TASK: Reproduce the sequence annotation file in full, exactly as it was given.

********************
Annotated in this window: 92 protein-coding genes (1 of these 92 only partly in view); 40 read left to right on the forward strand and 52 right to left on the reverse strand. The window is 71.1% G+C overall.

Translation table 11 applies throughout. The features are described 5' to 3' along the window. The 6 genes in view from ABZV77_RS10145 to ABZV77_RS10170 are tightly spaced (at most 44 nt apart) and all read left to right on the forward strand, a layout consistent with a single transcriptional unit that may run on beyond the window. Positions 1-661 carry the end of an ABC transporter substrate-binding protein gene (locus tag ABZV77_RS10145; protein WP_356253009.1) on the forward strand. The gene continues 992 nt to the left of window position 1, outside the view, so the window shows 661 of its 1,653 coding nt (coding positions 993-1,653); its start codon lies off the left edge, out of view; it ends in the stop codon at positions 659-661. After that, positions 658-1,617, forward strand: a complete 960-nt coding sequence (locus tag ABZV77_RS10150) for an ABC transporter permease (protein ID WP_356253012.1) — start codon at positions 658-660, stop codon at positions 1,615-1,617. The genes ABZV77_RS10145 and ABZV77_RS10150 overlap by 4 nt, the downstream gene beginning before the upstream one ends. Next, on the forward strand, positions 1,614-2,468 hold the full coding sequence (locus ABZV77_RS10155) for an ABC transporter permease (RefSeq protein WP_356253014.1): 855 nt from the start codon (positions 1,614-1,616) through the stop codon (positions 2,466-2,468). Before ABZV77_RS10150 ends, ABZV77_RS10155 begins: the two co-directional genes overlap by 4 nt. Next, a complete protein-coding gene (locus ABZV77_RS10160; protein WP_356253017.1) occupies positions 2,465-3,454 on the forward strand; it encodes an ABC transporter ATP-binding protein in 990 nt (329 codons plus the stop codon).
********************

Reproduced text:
Annotated in this window: 92 protein-coding genes (1 of these 92 only partly in view); 40 read left to right on the forward strand and 52 right to left on the reverse strand. The window is 71.1% G+C overall.

Translation table 11 applies throughout. The features are described 5' to 3' along the window. The 6 genes in view from ABZV77_RS10145 to ABZV77_RS10170 are tightly spaced (at most 44 nt apart) and all read left to right on the forward strand, a layout consistent with a single transcriptional unit that may run on beyond the window. Positions 1-661 carry the end of an ABC transporter substrate-binding protein gene (locus tag ABZV77_RS10145; protein WP_356253009.1) on the forward strand. The gene continues 992 nt to the left of window position 1, outside the view, so the window shows 661 of its 1,653 coding nt (coding positions 993-1,653); its start codon lies off the left edge, out of view; it ends in the stop codon at positions 659-661. After that, positions 658-1,617, forward strand: a complete 960-nt coding sequence (locus tag ABZV77_RS10150) for an ABC transporter permease (protein ID WP_356253012.1) — start codon at positions 658-660, stop codon at positions 1,615-1,617. The genes ABZV77_RS10145 and ABZV77_RS10150 overlap by 4 nt, the downstream gene beginning before the upstream one ends. Next, on the forward strand, positions 1,614-2,468 hold the full coding sequence (locus ABZV77_RS10155) for an ABC transporter permease (RefSeq protein WP_356253014.1): 855 nt from the start codon (positions 1,614-1,616) through the stop codon (positions 2,466-2,468). Before ABZV77_RS10150 ends, ABZV77_RS10155 begins: the two co-directional genes overlap by 4 nt. Next, a complete protein-coding gene (locus ABZV77_RS10160; protein WP_356253017.1) occupies positions 2,465-3,454 on the forward strand; it encodes an ABC transporter ATP-binding protein in 990 nt (329 codons plus the stop codon).